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The feeling of happiness – whether you equate it with optimism, joy, well-being, personal achievement or all of the above – goes hand-in-hand with healthier habits. People who are in good spirits tend to eat better, exercise more frequently and get better sleep than those who are not. This could be, in part, because leading a healthy lifestyle helps you achieve your goals, leading to happiness.It could also be that such habits lead to better health, which in turn lends itself to a better mood and happiness. Beyond these rather common-sense associations, however, is intriguing research that suggests there’s something more about happiness that makes you healthy.Emotions are known to be contagious among people in direct contact (this is true for friends, acquaintances, and even strangers), and new research suggests they may also be contagious via social media. After analyzing over one billion status updates from Facebook users, the researchers from the University of California in San Diego found that each happy post encouraged an additional 1.75 happy updates among their Facebook friends. The researchers suggested social networks may be an important tool to improve mental, and thereby physical, health:
“Our study suggests that people are not just choosing other people like themselves to associate with but actually causing their friends’ emotional expressions to change… We have enough power in this data set to show that emotional expressions spread online and also that positive expressions spread more than negative.
…If an emotional change in one person spreads and causes a change in many, then we may be dramatically underestimating the effectiveness of efforts to improve mental and physical health. We should be doing everything we can to measure the effects of social networks and to learn how to magnify them so that we can create an epidemic of well-being.”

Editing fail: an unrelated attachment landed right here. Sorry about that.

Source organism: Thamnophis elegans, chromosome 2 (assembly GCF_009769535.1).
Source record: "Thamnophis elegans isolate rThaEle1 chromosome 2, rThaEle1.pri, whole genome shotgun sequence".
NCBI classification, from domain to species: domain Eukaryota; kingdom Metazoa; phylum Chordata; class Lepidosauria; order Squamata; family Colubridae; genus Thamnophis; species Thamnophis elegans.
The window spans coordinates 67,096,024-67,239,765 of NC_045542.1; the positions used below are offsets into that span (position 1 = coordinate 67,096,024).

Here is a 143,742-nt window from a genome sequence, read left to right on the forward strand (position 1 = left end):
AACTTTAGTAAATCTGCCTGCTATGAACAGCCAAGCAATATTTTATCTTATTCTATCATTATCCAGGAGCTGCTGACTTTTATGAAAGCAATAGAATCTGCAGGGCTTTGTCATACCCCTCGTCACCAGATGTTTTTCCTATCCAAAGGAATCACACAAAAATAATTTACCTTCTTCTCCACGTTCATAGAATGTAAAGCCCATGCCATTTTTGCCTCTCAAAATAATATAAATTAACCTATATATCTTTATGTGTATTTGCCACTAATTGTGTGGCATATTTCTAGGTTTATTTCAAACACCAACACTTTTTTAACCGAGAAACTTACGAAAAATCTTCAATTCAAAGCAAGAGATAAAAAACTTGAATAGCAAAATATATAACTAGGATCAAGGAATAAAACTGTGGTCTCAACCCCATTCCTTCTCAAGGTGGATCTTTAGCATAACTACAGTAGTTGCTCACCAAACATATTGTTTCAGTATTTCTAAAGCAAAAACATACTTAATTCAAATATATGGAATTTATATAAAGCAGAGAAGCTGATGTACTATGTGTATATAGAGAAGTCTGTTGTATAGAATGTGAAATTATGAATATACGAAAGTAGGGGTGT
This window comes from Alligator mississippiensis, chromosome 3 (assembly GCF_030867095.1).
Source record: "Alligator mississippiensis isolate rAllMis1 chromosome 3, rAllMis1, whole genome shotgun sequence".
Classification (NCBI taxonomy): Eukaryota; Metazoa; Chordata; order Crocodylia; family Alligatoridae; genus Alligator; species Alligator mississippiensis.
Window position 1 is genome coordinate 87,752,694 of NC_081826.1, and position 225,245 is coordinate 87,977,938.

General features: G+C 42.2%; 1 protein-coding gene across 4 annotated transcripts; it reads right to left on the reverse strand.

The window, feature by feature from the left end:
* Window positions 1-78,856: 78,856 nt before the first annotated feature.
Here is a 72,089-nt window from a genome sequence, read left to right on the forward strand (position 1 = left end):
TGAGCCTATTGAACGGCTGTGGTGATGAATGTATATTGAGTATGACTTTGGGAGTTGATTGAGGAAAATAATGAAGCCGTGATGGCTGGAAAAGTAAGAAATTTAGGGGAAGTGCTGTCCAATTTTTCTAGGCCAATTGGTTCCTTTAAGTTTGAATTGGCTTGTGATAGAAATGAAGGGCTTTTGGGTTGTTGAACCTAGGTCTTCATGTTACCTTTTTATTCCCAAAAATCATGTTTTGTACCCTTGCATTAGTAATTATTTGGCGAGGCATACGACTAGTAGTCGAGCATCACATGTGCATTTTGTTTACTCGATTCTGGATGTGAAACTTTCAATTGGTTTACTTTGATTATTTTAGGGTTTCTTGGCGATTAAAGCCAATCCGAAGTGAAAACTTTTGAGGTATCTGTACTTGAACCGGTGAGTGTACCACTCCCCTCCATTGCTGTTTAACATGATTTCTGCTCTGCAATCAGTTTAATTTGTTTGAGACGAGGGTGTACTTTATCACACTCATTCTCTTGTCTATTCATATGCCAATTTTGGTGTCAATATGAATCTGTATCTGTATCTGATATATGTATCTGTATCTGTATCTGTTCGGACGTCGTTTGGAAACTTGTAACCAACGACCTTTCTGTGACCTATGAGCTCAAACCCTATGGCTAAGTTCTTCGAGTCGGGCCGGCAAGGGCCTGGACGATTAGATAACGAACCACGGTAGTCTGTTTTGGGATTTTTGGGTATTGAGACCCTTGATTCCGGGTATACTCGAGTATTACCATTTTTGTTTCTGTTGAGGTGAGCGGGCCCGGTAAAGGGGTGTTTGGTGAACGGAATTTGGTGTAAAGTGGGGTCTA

CNN highlighted some of the most interesting research on what makes people happy:
A big factor in being happy? Practice mindfulness!
Practicing “mindfulness” means that you’re actively paying attention to the moment you’re in right now, helping you to keep your internal focus. Rather than letting your mind wander, when you’re mindful you’re living in the moment and letting distracting thoughts pass through your mind without getting caught up in their emotional implications. Mindfulness can help to reduce stress-induced inflammation, and it’s a strong example of how you can harness your own sense of power and control to achieve what you want in life, including a more positive, happier mental state. Simple techniques such as the following can help you to become more mindful:
Still, for many, happiness can be a poorly defined, elusive goal. One way to think about happiness is to define it as “whatever gets you excited.” Once you’ve identified that activity, whatever it is, you can start focusing your mind around that so you can integrate more of it into your daily life.
Here’s to you, and YOUR happiness!